Support involves more than just following ball carriers and getting stuck into rucks. Good support players anticipate and even read the play, assessing opportunities and communicating options / intentions to team mates. They have high workrates that see them get into position early, even if the next play isn’t likely to involve them. By carefully considering width and depth, they also maximise their potential to be useful to the playmaker on the next phase.
Anticipating and proactively moving into areas of opportunity allows a support player to make best use of space. Running unders and overs lines into gaps before or just as the playmaker receives the ball enhances a strike runner’s chances of making a linebreak. Having multiple players in motion causes hesitation and uncertainty even in high level defences. This is especially apparent in Rugby League, where a move can have upwards of three and even four strike runners in motion causing well-drilled defenders to bite on the wrong option and get caught flat-footed. A good playmaker will listen for a call from the player who’s open and read the defence to see where weaknesses lie. If all supporting players hang back and remain passive, defenders can move forward without worry and target tackles behind the gain line.
Supporting players wanting to make an effective strike run must also figure out cues or triggers that tell them when it’s best to start moving, and these can differ depending on the passer / situation. If a team mate has a slow release, then maybe the strike runner will want to start moving later than with someone who’s incredibly effective at catching and passing. The same is true of the person passing to the first receiver; sometimes it’s best to start moving while the ball to the first receiver is in flight, but if that pass is slow, wobbly, off-target, etc., it won’t be transferred as quickly as a crisp and accurate pass. These instances will occur and so other supporters must be aware of how mis-timed strike runs can act as excellent decoys, drawing defenders in and opening up new spaces elsewhere.
When an attacker makes a linebreak, supporting players must flood through the defensive line to maintain continuity. This is called ‘funneling’. It’s a great visual to think ‘get into the funnel’ to angle inwards from a wider position and give the ball carrier close support, either for an offload or in the tackle contest.
At times, it’s wise to chose a support line that angles away from the ball carrier. This might not sound logical, but cross-covering defenders are usually on pursuit line that allows them to move off the initial ball carrier to attackers who continue to run away from them when passes are made. If supporting players have the speed to outrun them, then fair enough, keep running! If cross-covering defenders are likely to chase them down, however, it might be better to split away from the ball carrier, cutting against their line of pursuit to wrong-foot them.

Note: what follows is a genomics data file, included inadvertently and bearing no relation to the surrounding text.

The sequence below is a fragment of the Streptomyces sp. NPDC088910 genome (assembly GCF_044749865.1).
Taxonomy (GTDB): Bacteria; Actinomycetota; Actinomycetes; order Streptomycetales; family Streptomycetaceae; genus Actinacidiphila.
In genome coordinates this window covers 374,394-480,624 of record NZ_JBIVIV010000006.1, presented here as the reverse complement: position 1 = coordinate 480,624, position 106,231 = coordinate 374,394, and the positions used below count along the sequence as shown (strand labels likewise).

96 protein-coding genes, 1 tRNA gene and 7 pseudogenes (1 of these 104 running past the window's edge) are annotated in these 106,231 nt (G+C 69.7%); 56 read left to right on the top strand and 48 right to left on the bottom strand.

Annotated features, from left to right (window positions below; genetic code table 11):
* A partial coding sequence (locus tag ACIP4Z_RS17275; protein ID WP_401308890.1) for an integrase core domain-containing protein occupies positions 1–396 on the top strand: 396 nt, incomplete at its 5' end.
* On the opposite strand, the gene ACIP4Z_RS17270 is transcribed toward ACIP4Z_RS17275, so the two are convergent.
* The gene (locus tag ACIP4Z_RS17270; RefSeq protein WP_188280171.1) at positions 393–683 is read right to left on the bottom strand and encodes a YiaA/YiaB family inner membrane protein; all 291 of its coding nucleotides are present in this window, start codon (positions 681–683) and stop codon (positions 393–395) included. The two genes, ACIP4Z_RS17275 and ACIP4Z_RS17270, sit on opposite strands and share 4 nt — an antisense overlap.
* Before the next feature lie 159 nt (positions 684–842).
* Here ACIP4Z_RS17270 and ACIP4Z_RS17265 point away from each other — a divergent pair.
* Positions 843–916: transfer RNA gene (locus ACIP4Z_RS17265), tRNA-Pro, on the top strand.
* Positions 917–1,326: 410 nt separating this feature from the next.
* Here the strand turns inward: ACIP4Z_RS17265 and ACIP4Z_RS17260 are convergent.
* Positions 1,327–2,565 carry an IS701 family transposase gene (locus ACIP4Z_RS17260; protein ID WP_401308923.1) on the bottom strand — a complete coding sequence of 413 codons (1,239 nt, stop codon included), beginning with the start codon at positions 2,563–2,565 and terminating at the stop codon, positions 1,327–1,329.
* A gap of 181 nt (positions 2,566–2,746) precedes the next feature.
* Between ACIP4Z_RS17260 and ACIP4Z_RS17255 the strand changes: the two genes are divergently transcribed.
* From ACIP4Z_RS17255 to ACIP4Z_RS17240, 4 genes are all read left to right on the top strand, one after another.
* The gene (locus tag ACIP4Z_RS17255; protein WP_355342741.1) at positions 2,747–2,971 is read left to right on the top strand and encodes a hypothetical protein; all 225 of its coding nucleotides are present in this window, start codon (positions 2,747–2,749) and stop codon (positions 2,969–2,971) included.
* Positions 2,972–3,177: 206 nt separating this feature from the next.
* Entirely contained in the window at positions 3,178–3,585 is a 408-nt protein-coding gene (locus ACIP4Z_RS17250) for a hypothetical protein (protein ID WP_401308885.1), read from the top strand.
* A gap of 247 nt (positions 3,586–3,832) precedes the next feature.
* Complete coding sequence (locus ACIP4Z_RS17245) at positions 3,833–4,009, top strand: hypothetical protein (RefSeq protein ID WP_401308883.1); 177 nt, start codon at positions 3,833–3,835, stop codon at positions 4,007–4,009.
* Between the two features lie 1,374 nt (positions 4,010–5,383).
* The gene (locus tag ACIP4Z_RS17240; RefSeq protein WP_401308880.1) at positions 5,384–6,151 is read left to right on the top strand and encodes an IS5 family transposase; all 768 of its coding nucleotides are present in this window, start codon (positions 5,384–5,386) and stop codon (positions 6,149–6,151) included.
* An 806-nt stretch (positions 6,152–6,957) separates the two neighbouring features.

Great teams are in constant communication with each other. It is possibly more important than in any other team sport because of the continuous flow of play, the amount of players that have the potential to interact with one another, and that most will be out of the field of vision of the player holding the ball. It is important that communication be effective and efficient. Too often, players use repetitive chatter that becomes white noise after a while. Young players yelling ‘ballballball!’ is a common one which offers nothing unless the passer has an advanced level of sensory perception to determine exactly where that person is. Instead, players must keep their directions short and specific – single words if possible, monosyllabic ones at best. It might be worth creating a master list of words to use and include them in a ‘playbook’ for every player at the beginning of the season.
As players hone their tactical awareness and ability to work together as functioning units, communication is a vital element in developing cohesion. Reading defences and making decisions can fall upon a few key decision makers. At lower levels, those players will not have much experience and we don’t know where our players will end up in their future careers, so why not involve all players in this process? Supporting players are perfectly positioned to assist in this process because they will not be as focused on the basic alignment and catch / pass aspects as the first receiver, or as pressured by waiting defenders. Clearly-stated information about where they are positioned and what they see in front of them help paint a clearer picture of what’s going on, helping the first receiver make more-informed decisions. Even if the information relayed isn’t the best or if things suddenly change – as they tend to do in rugby – it still helps the decision maker recognise things quicker and it is a positive learning process for all that will only be improved over time. What we don’t want, however, are players dictating play for selfish purposes, so it is important to be aware of this as a coach.